iiNet pressured to admit users acted illegally in copyright case
The entertainment groups forming the legal attack against Perth-based internet service provider iiNet have ramped up their claims, pressuring the company to admit its customers engaged in piracy.
The groups issued a statement on Friday in which it alleges the ISP "authorised" piracy within its user base, after iiNet submitted an amended defence to the Federal Court.
The amended defence, ordered by the court, was submitted after a claim of "conversion" was dropped from the case. The accusation of "conversion" would have meant that iiNet not only allowed copyright infringement, but would be liable as the main infringer of those copyrighted materials.
Entertainment groups and studios including 20th Century Fox, Disney, Paramount Films, Universal and the Seven Network, working together as The Australian Federation Against Copyright Theft, said that iiNet should admit to customer piracy to avoid wasting the court's time.
"AFACT has presented evidence of tens of thousands of instances of copyright infringement by iiNet's users," a spokesperson says. "iiNet has accepted the veracity of that evidence and have already admitted that their customers have made films available without licence.
"To make those acknowledgements and not accept that those customers are engaged in copyright infringement is simply a tactic by iiNet designed to delay and frustrate the running of the case."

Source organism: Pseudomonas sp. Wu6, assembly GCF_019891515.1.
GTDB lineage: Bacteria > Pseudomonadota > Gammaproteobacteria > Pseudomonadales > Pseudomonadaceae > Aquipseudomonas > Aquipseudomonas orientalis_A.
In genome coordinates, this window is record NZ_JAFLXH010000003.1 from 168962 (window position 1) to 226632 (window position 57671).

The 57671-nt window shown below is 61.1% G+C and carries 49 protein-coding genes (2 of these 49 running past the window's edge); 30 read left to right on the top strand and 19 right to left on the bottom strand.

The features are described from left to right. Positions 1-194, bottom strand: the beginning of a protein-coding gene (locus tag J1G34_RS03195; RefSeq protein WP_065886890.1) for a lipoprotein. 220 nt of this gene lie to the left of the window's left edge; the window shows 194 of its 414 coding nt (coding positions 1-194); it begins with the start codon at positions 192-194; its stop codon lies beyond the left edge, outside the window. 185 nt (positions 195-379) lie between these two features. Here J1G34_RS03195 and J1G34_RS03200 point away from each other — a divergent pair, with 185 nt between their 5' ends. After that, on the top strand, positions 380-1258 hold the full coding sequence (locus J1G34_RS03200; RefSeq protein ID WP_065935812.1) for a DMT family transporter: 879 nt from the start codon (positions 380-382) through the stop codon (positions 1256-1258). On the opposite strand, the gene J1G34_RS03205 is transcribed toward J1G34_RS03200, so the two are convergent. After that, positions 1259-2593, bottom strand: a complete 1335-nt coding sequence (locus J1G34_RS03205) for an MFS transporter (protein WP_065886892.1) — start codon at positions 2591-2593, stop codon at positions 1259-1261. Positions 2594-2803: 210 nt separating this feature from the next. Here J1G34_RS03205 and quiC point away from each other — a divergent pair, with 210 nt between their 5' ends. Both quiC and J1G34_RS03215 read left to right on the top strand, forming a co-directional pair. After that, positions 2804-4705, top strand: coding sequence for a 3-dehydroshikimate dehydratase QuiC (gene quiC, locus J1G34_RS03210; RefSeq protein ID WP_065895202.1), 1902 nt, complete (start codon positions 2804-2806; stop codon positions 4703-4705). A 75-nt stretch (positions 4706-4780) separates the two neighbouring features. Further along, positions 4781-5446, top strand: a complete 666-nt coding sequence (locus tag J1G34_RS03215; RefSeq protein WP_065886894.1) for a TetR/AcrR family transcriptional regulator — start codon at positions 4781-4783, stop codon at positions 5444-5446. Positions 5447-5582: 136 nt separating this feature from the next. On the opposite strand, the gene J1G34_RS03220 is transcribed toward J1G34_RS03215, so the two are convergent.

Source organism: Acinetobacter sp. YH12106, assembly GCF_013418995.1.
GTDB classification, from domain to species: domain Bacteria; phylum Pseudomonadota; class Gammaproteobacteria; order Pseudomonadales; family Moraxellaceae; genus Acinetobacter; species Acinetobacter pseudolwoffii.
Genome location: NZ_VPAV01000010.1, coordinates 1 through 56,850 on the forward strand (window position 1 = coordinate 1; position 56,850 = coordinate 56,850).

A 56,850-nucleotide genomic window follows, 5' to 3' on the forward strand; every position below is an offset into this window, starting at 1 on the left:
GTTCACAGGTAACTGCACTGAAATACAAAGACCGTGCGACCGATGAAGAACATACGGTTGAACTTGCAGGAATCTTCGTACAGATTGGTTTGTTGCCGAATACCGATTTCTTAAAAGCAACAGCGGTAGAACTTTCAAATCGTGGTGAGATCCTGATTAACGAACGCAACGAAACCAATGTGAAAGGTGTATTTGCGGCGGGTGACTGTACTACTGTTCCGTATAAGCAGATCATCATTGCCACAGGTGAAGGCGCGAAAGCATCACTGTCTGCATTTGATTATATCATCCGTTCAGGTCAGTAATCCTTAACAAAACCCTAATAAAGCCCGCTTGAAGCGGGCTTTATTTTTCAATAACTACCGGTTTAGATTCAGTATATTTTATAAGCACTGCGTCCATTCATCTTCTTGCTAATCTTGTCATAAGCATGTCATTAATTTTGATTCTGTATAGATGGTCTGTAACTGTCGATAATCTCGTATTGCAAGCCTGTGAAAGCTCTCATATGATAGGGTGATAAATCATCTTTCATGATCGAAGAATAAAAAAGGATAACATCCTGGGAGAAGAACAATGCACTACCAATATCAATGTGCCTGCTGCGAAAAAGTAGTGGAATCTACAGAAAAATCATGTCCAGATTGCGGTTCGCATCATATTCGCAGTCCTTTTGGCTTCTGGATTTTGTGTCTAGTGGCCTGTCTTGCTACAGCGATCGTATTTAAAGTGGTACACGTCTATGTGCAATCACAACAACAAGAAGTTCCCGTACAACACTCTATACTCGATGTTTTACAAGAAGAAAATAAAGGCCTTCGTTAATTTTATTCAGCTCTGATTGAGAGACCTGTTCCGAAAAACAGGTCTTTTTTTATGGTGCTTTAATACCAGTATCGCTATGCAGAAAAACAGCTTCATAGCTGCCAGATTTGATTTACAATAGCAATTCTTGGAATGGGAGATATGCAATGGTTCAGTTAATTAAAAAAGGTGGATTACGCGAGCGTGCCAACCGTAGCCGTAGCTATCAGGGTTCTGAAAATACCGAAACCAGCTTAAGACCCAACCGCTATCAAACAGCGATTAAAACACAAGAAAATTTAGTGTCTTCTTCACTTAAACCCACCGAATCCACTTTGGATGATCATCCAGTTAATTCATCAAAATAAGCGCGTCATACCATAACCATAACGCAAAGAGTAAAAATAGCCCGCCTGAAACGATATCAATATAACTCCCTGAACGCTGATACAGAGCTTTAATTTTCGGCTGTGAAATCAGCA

But iiNet managing director Michael Malone says the company is not responsible for proving anything.
"Our basic position is that we don't admit anything, it's up to them to demonstrate that. If they come and say that a person is committing piracy, it's their obligation to prove that," he says.
Malone also says that piracy is not good for the company, so it would be in its best interests to avoid illegal downloads at all costs.
"You have this strange situation out there that consumers are so desperate they're willing to steal something. We'd much prefer to work with someone out there to put commercial content available in a way that's viable."
The latest quarrel comes just a few weeks after AFACT dropped part of its case against the ISP, after accusing it of conversion.
But the original case will continue, in which AFACT alleges that iiNet is liable because copying of copyrighted materials occurred on its network and equipment.
If the case falls in AFACT's favour, it would have major ramifications for other internet providers both in Australia and other nations. The case is due back in court by 9 June.